A pregnant woman faces the death penalty in Sudan for apostasy, after police discovered that she had been raised as a Christian despite the family’s identification as Muslim. Meriam Yehya Ibrahim also faces a sentence of flogging for marrying outside her religion, even though her husband is also Christian. The heart of both cases is the law forbidding the conversion of any Muslim to any other faith:

A Sudanese court has sentenced a Christian woman to death for renouncing Islam, her lawyer said Thursday.

Meriam Yehya Ibrahim, 27, was convicted by a Khartoum court this week of apostasy, or the renunciation of faith.

The court considers her to be Muslim.

She also was convicted of adultery.

Ibrahim’s lawyer Haram Othman told CNN that her legal team will appeal the verdict within 15 days.

According to the rights group Amnesty International, she was convicted of adultery because her marriage to a Christian man was considered void under Sharia law. She was sentenced to 100 lashes for the second crime.

The court gave her three days to reconvert to Islam or face death. The government of Sudan also insisted that this was normal justice in Islamic countries:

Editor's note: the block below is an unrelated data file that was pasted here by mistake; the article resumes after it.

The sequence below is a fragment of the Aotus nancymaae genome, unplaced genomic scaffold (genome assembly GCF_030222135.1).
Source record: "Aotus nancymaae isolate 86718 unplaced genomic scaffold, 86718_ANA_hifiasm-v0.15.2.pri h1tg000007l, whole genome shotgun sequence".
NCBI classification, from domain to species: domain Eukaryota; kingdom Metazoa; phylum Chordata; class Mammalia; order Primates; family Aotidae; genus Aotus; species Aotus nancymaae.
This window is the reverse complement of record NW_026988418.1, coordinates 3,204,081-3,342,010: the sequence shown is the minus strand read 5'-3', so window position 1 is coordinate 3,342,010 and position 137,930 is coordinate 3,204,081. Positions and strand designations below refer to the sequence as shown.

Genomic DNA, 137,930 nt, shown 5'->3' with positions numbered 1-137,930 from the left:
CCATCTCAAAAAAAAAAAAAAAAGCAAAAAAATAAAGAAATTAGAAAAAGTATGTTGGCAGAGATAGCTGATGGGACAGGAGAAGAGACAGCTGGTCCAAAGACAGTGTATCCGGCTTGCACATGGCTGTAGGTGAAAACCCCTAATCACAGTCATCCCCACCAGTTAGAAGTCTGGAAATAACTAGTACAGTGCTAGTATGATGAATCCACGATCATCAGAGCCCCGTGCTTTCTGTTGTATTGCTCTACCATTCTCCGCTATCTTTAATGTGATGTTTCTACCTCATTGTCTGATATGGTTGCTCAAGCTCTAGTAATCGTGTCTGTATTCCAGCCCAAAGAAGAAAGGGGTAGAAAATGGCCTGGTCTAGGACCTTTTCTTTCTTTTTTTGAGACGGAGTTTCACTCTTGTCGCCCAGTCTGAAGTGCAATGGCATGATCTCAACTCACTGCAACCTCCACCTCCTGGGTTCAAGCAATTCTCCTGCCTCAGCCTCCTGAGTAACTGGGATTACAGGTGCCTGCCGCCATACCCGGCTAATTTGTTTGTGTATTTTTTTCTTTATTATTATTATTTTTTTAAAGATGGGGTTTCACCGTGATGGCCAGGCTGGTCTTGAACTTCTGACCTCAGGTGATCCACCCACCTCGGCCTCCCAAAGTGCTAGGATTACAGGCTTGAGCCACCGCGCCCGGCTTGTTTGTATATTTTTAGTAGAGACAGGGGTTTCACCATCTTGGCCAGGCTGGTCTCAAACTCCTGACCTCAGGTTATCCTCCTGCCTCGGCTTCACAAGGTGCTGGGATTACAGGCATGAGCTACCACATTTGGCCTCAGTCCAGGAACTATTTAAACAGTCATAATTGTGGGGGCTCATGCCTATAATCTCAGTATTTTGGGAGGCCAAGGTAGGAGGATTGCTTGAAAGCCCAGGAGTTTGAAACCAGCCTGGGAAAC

In what is said to be the first case of its kind in Sudan, Ibrahim was told by a court in the capital Khartoum on Sunday that she had three days to recant her faith or face death.

Ahmed Bilal Osman, Sudan’s Information minister, told the AFP news agency: “It’s not only Sudan. In Saudi Arabia, in all the Muslim countries, it is not allowed at all for a Muslim to change his religion.”

Western nations immediately protested the court’s ruling, as did Amnesty International, which is seeking to publicize the case:

“The fact that a woman could be sentenced to death for her religious choice, and to flogging for being married to a man of an allegedly different religion is abhorrent,” said Manar Idriss, Amnesty International’s Sudan researcher. “‘Adultery’ and ‘apostasy’ are acts which should not be considered crimes at all…It is flagrant breach of international human rights law.”

The Khartoum embassies of the United States, Canada, the United Kingdom and Holland expressed their opposition to the case in a joint statement.

The US has limited resources with which to act. We have diplomatic relations with Sudan and deliver a significant amount of humanitarian aid, but we have no ambassador to Sudan; the post has been vacant for a year or more. We have sanctions still in place from the Darfur conflict, although we are also working to mediate the remaining disputes in the settlement. We could squeeze Khartoum on aid, but that would almost certainly backfire on the US in terms of public relations.

Nevertheless, we need to keep pressure in some form on Sudan to reverse this decision. We should also pray for Meriam Yehya Ibrahim, and for true justice to be done.